MDOT Unveils Proposed Scorecard Model, Counties Have Questions

On Thursday, December 7 at MACo’s Winter Conference, Maryland Department of Transportation (MDOT) Secretary Pete Rahn presented the latest chapter on Chapters 36 of 2016 and 30 of 2017 – aka, the Maryland Open Transportation Investment Decision Act of 2016, “Scorecard Bill,” “Transportation Transparency Bill,” or the “Roadkill Bill,” as amended.

Secretary Rahn presented the Department’s proposed methodology for scoring major transportation projects under the amended law. MDOT must finalize the scoring system by January 1, 2018. 

This law of many names was significantly changed during the 2017 session to be non-binding and to give MDOT more flexibility in how it scores major highway and transit projects in its capital program. Read our previous coverage for the law’s history.  Since then, MDOT has developed its new scoring model.

What’s The Score?

MDOT must attach project scores to certain large-scale State projects if it will include them in its Consolidated Transportation Program (CTP). The scores will be attached to the CTP, as an appendix. However, MDOT is not required to make funding decisions based upon those scores.

MDOT need only score “Major Transportation Projects,” which are highway and transit projects that cost $5 million or more and that are designed to increase capacity or relieve congestion. All other projects, including safety and system preservation highway and transit projects, port and airport projects, and all projects under $5 million, are excluded from the scoring requirement.

The proposed Chapter 30 Scoring Model evaluates projects against nine statutory-required goals, by weights assigned under the model:

goal weights

Who’s Keeping Score?

In order for a State Transportation Project to receive a score and be eligible for inclusion in the CTP, some entity – a county, municipality or state government agency – must apply for the project’s inclusion.

Each entity may propose up to 10 projects, through the online Chapter 30 Web Application Portal, by March 1 of each year. Counties’ proposed Major Transportation Projects must also be included in that county’s priority letter. (MDOT, obviously, is excluded from the 10-project limitation.)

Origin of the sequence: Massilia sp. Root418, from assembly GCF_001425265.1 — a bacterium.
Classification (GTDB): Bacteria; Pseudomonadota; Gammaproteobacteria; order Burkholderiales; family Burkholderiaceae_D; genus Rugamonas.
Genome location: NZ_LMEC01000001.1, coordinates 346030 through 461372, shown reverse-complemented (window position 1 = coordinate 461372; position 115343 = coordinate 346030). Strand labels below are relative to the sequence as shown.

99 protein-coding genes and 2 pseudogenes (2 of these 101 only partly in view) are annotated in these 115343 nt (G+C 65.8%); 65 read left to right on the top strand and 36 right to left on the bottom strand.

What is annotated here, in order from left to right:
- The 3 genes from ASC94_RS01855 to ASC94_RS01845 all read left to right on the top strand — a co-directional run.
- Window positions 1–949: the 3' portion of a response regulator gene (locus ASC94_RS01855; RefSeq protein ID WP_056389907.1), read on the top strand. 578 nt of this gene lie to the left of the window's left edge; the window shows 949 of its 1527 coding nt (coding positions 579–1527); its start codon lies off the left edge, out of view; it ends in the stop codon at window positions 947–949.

Proposing entities are responsible for providing some, but not all, of the data required to score the projects. From MDOT’s Draft Chapter 30 Scoring Technical Guide:

Various data elements are required to score each project through the evaluation criteria. In addition to general project information, proposing entities are responsible for completing some of the evaluation checklists used for several measures. MDOT is responsible for providing the technical and modeling data following the submittal of applications.

Applicants will have to provide data on the following:

  • Project details, including cost estimates and geographical limits
  • Bike and pedestrian demand in the area
  • Promotion of bike, pedestrian and transit use
  • Community assets
  • Community revitalization plans
  • Economic development impact on all areas, and specifically low-income areas
  • Funds available from other sources
  • Local priority of the project

MDOT will provide guidance throughout the process, and applicants are encouraged to work with the State Highway Administration and Maryland Transit Administration, as applicable, on their proposals.

In order to enable an appropriately sophisticated review, each project must have completed preliminary planning or a feasibility study. From the Draft Technical Guide: